Friday,  September 29, 2023  1:44 pm

Canada’s passport backlog has been “virtually eliminated,” says minister

Canada’s passport backlog has been “virtually eliminated,” says minister
Minister of Families, Children and Social Development Karina Gould says the government moved “heaven and earth” to fix Canada's passport system. (File photos)
Michael Pihach

Michael Pihach is an award-winning journalist with a keen interest in digital storytelling. In addition to PAX, Michael has also written for CBC Life, Ryerson University Magazine, IN Magazine, and Michael joins PAX after years of working at popular Canadian television shows, such as Steven and Chris, The Goods and The Marilyn Denis Show.

The backlog that has plagued Canada’s passport system has been "virtually eliminated," says the minister in charge.

After months of delays, Minister of Families, Children and Social Development Karina Gould said Tuesday (Jan. 24) that the government moved “heaven and earth” in the last year to fix the system and speed up processing times.

Passport renewals in Canada was a major headache that emerged in 2022 as the demand for travel swung back with a vengeance.

As the demand for new and updated passports quickly returned to pre-pandemic levels, the Government of Canada had to scramble to streamline and simplified processes.

Passport drama dragged on for several months, well into summer, as reports claimed that travel-ready Canadians were camping outside on streets in some cities to hold their place in line for new documents.

Ottawa unrolled several procedures to tackle the backlog, such as triage measures in big cities to better manage crowds and lineups, as well as expanding passport pick-up sites in more communities.

Now, it appears wait times for Canadians to receive their passports are back to normal.

"Backlog is virtually eliminated"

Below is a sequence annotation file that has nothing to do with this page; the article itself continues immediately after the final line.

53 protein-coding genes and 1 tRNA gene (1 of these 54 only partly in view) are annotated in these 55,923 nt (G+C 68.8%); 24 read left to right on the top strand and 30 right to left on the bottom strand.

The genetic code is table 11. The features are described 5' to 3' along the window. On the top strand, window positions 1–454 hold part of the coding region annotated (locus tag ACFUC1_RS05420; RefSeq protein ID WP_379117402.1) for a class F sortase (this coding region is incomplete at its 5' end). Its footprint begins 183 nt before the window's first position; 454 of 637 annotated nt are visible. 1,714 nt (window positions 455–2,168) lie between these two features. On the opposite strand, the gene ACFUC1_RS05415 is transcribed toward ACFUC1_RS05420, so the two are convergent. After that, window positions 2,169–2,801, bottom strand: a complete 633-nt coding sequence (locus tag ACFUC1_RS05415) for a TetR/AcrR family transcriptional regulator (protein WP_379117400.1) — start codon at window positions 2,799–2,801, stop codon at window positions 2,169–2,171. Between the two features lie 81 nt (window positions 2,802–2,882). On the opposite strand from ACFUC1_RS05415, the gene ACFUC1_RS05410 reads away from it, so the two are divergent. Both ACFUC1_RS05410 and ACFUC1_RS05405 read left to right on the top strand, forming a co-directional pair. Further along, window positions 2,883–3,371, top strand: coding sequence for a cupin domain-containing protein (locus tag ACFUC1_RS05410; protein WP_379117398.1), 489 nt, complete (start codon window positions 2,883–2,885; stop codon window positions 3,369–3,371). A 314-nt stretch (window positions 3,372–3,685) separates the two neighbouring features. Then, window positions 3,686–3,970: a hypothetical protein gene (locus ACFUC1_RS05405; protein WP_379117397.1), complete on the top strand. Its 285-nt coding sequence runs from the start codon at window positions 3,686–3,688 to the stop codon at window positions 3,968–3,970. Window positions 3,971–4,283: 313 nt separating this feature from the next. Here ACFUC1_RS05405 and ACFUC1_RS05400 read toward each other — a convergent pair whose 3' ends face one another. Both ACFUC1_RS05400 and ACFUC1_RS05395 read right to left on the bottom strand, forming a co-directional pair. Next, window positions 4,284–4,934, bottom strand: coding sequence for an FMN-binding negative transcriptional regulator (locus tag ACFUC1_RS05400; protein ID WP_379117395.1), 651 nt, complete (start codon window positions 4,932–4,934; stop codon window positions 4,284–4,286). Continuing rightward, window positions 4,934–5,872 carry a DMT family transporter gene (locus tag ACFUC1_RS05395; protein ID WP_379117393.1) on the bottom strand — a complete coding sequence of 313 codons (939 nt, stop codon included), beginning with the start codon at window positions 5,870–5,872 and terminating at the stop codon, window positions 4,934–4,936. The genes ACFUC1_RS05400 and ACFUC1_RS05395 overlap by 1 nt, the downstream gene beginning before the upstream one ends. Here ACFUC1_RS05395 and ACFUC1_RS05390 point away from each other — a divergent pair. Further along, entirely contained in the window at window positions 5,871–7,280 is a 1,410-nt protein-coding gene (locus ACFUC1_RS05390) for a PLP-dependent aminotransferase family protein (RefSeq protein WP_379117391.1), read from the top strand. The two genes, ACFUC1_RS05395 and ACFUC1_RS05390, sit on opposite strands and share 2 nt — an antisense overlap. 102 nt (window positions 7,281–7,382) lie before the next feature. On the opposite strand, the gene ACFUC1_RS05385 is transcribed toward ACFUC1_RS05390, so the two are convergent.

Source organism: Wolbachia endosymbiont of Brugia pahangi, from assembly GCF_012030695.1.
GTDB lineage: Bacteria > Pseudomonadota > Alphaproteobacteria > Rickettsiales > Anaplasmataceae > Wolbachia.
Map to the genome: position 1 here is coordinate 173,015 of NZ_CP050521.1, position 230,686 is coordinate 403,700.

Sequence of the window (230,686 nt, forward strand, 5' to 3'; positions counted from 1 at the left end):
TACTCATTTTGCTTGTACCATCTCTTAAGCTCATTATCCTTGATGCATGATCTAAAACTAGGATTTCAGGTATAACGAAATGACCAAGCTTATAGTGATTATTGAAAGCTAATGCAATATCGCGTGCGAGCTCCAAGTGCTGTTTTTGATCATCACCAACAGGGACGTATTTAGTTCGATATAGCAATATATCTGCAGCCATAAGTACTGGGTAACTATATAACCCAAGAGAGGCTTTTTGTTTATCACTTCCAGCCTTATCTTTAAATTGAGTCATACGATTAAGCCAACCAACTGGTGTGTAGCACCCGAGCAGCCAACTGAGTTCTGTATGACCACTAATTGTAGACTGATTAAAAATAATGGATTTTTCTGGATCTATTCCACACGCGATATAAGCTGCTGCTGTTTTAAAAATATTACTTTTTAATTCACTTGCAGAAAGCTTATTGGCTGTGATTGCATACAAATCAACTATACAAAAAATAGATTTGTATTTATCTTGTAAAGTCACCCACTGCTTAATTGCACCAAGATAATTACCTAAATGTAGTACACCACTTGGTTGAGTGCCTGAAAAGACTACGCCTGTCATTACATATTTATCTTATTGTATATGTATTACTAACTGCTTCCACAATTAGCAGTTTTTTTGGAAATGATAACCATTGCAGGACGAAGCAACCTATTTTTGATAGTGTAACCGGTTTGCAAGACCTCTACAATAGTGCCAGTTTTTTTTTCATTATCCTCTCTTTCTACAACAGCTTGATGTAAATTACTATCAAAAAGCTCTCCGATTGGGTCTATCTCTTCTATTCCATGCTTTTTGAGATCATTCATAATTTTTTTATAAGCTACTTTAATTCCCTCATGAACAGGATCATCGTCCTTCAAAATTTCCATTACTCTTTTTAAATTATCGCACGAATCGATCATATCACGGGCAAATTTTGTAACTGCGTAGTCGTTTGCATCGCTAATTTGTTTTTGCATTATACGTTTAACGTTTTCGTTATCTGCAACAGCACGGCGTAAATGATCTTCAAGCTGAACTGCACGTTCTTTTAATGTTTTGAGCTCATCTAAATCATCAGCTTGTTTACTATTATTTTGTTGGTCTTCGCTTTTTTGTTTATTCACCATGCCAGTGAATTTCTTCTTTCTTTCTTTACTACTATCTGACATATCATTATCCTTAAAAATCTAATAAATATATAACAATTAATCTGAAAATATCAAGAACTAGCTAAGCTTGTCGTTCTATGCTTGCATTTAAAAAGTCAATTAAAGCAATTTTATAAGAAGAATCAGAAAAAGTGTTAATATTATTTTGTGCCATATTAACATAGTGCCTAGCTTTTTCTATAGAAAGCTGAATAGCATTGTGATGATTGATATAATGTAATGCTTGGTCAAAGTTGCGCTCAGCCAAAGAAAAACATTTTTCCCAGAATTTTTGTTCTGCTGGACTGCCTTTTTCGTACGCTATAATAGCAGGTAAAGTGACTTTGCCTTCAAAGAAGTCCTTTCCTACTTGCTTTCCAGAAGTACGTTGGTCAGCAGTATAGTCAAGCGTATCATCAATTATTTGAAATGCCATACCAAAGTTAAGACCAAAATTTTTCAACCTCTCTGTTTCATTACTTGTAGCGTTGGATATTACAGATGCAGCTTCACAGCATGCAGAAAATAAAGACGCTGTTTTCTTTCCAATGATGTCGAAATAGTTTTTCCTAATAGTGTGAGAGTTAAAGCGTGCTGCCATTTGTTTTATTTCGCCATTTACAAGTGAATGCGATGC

"Approximately 98 per cent of the backlog of applications have been processed, the backlog is virtually eliminated," Gould told reporters at a federal cabinet retreat in Hamilton, ON, yesterday, as reported by CTV News.

The return to normalcy is due to Ottawa increasing passport offices' "processing capacity" and "streamlined operations" by nearly doubling its workforce, she said.

Service Canada is ready to handle the passport demand compared to last spring, Ottawa says. (File photo)

Currently, those who submitted their passport applications after Oct. 3, 2022, have seen pre-pandemic processing times, while more staff continue to take on a small number of “complex” applications left over from the months prior due to issues such as eligibility, security, or child custody, Gould said.

People who submitted a passport application before Oct. 3 will still see varied wait times, Gould said, but Canadians can now have the process expedited without having to show proof of imminent travel.

"Canadians can have confidence that they should be able to get their passport on time, so long as everything is correct with their application," Gould said yesterday.

She apologized for the “difficult situation” the delays caused and thanked Canadians for their “admirable patience.”

10-year passports set to expire

Employment and Social Development Canada (SDC) will keep extra staff on board to process surges in applications “for the foreseeable future,” Gould said, saying that she expects the number of applications will remain high.

The Government of Canada is predicting that it will process more than 3.5 million passports this year alone as the first passports issued with a 10-year expiry date will be up for renewal in July.

“We know that we need to have this increased capacity based on kind of those natural cycles of when passport applications are made,” Minister Gould said. “What we're anticipating particularly for this summer is a higher level of renewals, and those are much simpler to do.”

She said Service Canada is ready to handle the demand compared to last spring.

Between 80 and 85 per cent of applications last year apparently came from people who had never had a passport, which meant the applications were more complex, Gould said.

“Whereas what we’re anticipating, particularly for this summer, is a higher level of renewals, and those are much simpler to do,” Minister Gould told reporters.

Don't miss a single travel story: subscribe to PAX today!  Click here to follow PAX on Facebook.